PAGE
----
Lung graphic with leaves

19 Oct 2023

Understanding Lung Cancer

Lung cancer is the third most common cancer in the UK, with nearly 50,000 people diagnosed with it each year.


What is lung cancer?

There are two main types of primary lung cancer. These are:

  • non-small cell lung cancer (NSCLC);
  • small cell lung cancer (SCLC).

NSCLC is the most common lung cancer, and there are three main types:

  • Adenocarcinoma: this type develops from cells that make mucus and is more often found in the outer area of the lung.
  • Squamous cell carcinoma: this type is less common and develops in the cells that line the airways (usually in the airways in the centre of the lungs).
  • Large cell lung cancer: this is a very uncommon type that usually starts in the centre of the lungs.

There is also cancer that affects the lining that covers the lungs (called the pleura). This is called pleural mesothelioma.

Sometimes cancer spreads to the lungs from somewhere else in the body. This is called lung metastases or secondary lung cancer.


The main cause of lung cancer

Smoking tobacco is the cause of most lung cancers and the biggest risk factor. This includes smoking cigarettes, cigars and pipes. The more you smoke, the bigger your risk.

90% of people who get lung cancer are smokers or ex-smokers. Starting smoking at a younger age increases the risk. In the UK, 72% of lung cancer cases are caused by smoking.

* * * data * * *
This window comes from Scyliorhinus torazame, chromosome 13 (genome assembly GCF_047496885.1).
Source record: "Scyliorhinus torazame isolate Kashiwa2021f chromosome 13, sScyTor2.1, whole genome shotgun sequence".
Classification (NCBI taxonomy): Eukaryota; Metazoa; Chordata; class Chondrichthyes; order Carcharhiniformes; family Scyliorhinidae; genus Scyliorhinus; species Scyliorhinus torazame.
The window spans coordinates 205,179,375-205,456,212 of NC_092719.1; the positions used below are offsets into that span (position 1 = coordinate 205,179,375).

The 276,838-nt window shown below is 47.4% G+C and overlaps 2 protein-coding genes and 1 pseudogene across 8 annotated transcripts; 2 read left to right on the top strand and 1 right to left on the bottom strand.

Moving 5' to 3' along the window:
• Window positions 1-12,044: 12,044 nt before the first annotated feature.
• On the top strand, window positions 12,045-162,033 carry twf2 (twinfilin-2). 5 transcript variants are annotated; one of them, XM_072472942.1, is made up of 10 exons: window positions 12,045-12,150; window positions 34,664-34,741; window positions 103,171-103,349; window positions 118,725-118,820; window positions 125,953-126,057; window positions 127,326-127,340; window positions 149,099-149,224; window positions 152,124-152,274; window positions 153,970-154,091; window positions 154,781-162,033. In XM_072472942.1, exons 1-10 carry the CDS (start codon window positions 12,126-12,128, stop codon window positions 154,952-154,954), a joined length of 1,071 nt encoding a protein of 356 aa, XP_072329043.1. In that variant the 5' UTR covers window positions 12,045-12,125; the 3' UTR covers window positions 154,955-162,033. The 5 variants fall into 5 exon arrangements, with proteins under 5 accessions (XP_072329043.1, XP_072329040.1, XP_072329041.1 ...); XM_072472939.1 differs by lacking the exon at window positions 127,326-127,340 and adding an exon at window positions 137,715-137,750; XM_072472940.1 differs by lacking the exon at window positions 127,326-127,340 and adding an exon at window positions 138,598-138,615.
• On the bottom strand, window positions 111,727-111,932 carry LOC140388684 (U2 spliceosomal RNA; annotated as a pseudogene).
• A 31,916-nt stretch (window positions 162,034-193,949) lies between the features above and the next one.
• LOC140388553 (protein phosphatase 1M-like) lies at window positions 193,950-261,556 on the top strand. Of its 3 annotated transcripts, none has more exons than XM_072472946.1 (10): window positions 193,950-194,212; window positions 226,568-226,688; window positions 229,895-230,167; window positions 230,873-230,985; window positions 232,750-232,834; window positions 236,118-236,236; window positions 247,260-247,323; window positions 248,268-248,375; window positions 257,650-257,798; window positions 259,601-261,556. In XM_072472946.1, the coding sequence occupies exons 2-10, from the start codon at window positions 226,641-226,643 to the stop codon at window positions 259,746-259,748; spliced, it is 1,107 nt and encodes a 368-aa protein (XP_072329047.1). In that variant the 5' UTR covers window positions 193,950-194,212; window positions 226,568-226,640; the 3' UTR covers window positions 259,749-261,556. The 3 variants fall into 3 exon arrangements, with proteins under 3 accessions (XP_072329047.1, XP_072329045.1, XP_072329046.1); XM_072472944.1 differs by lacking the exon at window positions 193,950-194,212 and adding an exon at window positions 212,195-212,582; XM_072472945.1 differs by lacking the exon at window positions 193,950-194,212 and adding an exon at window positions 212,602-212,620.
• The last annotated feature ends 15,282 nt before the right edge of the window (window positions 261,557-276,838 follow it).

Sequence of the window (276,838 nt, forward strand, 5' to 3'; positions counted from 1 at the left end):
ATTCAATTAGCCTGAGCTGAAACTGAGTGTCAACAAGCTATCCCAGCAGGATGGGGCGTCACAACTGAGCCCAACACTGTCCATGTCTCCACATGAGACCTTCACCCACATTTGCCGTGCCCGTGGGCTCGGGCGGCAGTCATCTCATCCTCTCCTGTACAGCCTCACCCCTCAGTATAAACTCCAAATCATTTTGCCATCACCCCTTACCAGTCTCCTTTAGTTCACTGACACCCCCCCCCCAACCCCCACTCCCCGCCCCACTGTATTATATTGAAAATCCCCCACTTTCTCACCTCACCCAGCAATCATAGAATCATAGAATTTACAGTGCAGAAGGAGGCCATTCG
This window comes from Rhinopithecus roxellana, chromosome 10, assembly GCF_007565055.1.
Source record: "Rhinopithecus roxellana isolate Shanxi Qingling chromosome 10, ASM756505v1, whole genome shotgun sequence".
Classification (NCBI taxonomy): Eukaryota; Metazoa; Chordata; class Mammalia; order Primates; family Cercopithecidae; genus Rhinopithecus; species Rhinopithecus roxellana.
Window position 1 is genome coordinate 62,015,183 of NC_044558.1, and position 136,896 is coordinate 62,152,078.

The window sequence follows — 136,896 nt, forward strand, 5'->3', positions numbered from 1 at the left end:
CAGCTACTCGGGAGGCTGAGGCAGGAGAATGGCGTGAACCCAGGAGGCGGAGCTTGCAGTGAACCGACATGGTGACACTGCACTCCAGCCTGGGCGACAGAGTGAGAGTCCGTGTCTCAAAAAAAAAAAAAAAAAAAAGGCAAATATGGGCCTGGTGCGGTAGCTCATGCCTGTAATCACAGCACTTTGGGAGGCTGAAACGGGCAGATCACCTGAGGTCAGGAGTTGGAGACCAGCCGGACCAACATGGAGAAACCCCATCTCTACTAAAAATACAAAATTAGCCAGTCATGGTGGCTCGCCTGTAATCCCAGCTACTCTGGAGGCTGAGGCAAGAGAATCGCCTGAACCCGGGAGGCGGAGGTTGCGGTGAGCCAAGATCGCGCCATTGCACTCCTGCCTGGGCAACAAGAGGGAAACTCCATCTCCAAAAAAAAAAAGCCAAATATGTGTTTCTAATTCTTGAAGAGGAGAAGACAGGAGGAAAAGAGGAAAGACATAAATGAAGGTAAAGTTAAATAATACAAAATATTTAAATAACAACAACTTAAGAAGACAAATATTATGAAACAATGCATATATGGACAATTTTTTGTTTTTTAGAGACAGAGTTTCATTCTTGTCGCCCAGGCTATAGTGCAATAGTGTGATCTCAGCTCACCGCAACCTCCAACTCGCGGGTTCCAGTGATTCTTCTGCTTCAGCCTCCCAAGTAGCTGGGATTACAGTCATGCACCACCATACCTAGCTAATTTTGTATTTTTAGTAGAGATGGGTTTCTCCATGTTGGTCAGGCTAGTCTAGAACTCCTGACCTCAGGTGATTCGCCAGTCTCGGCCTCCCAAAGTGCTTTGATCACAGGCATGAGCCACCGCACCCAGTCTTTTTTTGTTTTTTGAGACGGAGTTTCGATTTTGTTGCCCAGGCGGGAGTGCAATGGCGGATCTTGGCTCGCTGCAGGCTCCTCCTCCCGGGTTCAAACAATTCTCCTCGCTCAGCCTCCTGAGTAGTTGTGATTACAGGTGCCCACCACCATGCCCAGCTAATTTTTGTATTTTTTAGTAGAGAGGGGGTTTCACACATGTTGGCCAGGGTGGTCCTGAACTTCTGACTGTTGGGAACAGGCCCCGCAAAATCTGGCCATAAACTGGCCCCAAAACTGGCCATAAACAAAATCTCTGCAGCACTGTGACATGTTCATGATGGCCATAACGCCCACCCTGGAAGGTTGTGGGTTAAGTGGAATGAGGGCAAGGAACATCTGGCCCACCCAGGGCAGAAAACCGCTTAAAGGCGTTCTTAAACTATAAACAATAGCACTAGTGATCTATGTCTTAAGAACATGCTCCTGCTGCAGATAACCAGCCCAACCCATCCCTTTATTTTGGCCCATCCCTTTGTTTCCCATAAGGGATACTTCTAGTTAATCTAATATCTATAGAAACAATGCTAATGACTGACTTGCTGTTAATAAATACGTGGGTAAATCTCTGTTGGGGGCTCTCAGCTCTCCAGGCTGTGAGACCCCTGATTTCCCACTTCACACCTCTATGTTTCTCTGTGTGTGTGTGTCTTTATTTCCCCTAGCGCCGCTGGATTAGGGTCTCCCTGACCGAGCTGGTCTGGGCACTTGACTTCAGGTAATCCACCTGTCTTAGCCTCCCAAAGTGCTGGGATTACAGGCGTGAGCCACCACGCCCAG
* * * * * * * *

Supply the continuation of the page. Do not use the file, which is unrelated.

Smoking increases your risk of heart disease, stroke and developing new cancers. It can also make certain late effects of treatment worse, such as bladder and bowel problems.

People who do not smoke can also get lung cancer, but their risk is much lower. About 10% of people who get lung cancer have never smoked.

If you smoke, stopping is the healthiest decision you can make. It can reduce the side effects of some treatments and it can help you to heal faster after surgery.

Giving up smoking is not easy, but it can be done. Using a stop smoking treatment with help from an NHS support service or your GP gives you the best chance of success.

There are support groups available for people trying to quit, as well as one-to-one support. Ask your GP for advice or contact one of the national stop smoking services.

However long you have been smoking, it is always worth quitting. When you stop smoking, the risk of lung cancer gets lower over time. After 12 years of not smoking, the risk of getting lung cancer is about 70% lower than it is for those who still smoke. After about 15 years, it is almost the same as a non-smoker.


Signs and symptoms of lung cancer

Lung cancer may not always have symptoms early on. In fact, it does not usually cause noticeable symptoms until it's spread through the lungs or into other parts of the body.

The symptoms of lung cancer can include:

  • a cough for 3 weeks or more;
  • a change in a cough you have had for a long time;
  • a chest infection that does not get better, or repeated chest infections;
  • feeling breathless and wheezy for no reason;
  • coughing up blood;
  • chest or shoulder pain that does not get better;
  • a hoarse voice for 3 weeks or more.

If you have any of these symptoms, it is important to get them checked by your GP.


Getting support

Everyone has their own way of dealing with illness and the different emotions they experience. You may find it helpful to talk things over with family and friends or your doctor or nurse.